Composes two distinct readable and writable streams into one cohesive Stream. Why would you want to do this? I honestly have no idea. You'd have to be really stupid or something.
npm install duplex-stream
var DuplexStream = require("duplex-stream"); var myDuplexStream = new DuplexStream(aReadableStream, aWritableStream);
The DuplexStream should behave exactly how you'd expect.
// Probably because of this: console.log((new DuplexStream()) instanceof Stream); // -> true
That is, when events occur on the underlying streams, they occur on the DuplexStream.
- When data is on the line from the underlying readable stream, the
dataevent is emitted on DuplexStream
- Writing to DuplexStream will write to the underlying writable stream.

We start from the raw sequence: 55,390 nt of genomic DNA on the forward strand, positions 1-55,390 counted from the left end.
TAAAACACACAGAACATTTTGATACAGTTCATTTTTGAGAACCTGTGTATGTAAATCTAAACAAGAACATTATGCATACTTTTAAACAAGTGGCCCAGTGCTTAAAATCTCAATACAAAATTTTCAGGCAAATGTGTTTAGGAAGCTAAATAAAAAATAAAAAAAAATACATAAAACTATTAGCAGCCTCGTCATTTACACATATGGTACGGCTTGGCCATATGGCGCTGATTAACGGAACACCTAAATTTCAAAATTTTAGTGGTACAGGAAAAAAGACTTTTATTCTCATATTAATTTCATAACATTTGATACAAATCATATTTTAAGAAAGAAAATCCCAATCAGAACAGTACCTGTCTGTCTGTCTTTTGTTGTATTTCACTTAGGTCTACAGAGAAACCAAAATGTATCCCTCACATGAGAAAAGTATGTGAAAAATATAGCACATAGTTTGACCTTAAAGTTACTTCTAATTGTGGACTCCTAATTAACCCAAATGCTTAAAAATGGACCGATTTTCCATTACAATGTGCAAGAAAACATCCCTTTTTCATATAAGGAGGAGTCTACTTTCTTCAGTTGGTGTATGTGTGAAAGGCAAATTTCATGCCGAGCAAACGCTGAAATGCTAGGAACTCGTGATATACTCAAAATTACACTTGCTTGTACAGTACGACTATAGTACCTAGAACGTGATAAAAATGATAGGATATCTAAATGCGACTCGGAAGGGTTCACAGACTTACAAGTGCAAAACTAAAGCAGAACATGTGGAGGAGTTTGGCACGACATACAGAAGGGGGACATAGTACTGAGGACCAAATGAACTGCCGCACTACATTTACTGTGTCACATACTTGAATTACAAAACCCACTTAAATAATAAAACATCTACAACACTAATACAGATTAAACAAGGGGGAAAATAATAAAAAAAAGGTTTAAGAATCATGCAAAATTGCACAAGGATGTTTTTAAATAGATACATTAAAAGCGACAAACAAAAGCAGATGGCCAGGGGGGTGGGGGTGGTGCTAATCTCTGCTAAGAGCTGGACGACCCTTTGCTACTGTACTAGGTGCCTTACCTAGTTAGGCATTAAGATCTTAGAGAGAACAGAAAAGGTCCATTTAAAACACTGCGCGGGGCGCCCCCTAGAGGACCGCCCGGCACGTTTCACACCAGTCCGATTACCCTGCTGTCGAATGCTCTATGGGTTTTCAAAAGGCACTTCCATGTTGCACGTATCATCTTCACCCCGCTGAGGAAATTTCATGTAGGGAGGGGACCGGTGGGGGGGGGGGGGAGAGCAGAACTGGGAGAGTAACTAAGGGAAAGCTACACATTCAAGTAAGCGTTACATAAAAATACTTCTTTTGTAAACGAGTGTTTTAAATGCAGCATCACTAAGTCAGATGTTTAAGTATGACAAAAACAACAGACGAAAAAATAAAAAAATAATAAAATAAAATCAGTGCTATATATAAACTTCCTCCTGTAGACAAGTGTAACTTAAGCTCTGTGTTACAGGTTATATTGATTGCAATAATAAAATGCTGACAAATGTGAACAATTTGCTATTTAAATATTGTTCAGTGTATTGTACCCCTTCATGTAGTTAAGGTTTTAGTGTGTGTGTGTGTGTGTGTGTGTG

- Pausing/Resuming the DuplexStream will pause/resume the underlying readable stream.
- Ending the DuplexStream will end the underlying writable, readable will still be available.
- Setting encoding on DuplexStream will set encoding on underlying readable.
endevent occurs on underlying readable, DuplexStream marks itself as unreadable but can still be written to (if it's not already been ended).
- Destroying the duplex stream will destroy both underlying streams.
destroySoon()on the duplex stream will destroy readable stream immediately and tell writable stream to destroy as soon as it can.
One little "gotcha" though,
close won't be emitted on the DuplexStream until both underlying streams are closed.
DuplexStream is just a silly little convenience. An (unnecessary) abstraction. I use it for composing automated tests that deal with Streams, along with my node-stream-buffer project.